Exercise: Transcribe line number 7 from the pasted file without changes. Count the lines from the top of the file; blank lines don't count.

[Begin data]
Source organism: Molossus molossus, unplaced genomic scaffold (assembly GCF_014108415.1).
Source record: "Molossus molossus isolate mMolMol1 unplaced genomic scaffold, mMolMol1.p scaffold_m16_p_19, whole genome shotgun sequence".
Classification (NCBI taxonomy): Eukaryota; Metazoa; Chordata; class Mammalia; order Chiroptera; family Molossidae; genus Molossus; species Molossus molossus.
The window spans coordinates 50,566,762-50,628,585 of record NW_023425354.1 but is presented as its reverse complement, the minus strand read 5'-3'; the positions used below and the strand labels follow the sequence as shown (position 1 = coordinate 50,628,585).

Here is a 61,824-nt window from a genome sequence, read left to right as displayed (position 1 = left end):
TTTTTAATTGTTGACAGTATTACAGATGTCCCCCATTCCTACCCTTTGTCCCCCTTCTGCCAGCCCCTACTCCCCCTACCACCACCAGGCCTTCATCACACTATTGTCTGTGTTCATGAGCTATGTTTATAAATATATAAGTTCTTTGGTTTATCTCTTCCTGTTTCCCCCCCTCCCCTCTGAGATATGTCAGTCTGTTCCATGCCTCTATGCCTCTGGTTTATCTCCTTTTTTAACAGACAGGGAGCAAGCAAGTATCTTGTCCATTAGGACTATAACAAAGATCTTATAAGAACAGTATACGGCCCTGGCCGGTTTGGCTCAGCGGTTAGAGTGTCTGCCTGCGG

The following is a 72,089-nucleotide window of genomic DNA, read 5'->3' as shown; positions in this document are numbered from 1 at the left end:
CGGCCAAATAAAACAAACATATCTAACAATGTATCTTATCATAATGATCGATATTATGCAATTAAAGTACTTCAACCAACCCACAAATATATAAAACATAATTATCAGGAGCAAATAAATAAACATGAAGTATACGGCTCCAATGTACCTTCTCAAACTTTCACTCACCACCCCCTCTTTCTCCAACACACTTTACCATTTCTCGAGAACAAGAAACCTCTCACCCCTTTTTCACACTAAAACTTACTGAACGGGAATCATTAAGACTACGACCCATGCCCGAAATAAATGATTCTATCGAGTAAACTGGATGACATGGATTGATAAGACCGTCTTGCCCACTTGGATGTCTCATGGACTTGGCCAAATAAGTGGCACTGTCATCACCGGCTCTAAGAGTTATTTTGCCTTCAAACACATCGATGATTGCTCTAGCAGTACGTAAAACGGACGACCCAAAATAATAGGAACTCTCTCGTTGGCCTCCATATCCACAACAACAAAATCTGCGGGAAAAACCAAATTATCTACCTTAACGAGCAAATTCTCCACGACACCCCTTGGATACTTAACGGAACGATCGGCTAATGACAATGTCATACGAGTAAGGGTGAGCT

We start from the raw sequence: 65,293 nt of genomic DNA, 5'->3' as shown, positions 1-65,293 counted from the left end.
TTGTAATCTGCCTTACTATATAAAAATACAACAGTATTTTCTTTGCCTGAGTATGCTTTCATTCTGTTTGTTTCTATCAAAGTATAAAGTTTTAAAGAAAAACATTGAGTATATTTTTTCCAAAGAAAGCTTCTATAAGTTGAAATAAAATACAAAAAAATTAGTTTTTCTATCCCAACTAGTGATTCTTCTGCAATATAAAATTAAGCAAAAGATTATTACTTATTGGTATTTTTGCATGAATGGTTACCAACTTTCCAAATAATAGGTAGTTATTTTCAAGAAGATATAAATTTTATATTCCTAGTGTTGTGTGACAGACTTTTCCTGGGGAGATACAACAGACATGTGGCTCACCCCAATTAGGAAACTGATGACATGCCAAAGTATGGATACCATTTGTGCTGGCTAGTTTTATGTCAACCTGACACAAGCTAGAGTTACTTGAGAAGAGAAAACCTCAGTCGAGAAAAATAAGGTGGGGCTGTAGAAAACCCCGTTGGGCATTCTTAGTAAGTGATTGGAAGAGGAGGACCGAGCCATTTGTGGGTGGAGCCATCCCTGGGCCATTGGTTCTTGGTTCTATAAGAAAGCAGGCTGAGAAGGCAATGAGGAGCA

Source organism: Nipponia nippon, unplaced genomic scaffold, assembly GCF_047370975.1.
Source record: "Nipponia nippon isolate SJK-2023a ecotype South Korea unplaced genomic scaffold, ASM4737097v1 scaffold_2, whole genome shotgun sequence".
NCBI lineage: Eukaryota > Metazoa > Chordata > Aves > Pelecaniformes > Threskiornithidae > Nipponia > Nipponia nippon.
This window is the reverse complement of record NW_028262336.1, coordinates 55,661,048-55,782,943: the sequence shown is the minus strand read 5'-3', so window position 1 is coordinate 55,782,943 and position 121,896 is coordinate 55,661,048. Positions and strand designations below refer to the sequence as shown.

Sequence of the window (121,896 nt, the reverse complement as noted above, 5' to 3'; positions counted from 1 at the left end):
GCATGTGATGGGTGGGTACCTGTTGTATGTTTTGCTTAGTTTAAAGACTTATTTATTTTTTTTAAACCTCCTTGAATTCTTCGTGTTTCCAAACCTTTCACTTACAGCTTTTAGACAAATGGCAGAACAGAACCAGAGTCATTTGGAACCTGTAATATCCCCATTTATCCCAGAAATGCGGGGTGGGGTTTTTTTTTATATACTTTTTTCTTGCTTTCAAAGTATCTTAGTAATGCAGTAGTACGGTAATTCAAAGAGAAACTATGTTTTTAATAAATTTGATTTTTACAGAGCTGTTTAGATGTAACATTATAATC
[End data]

The following is a 72,089-nucleotide window of genomic DNA, read 5'->3' as shown; positions in this document are numbered from 1 at the left end: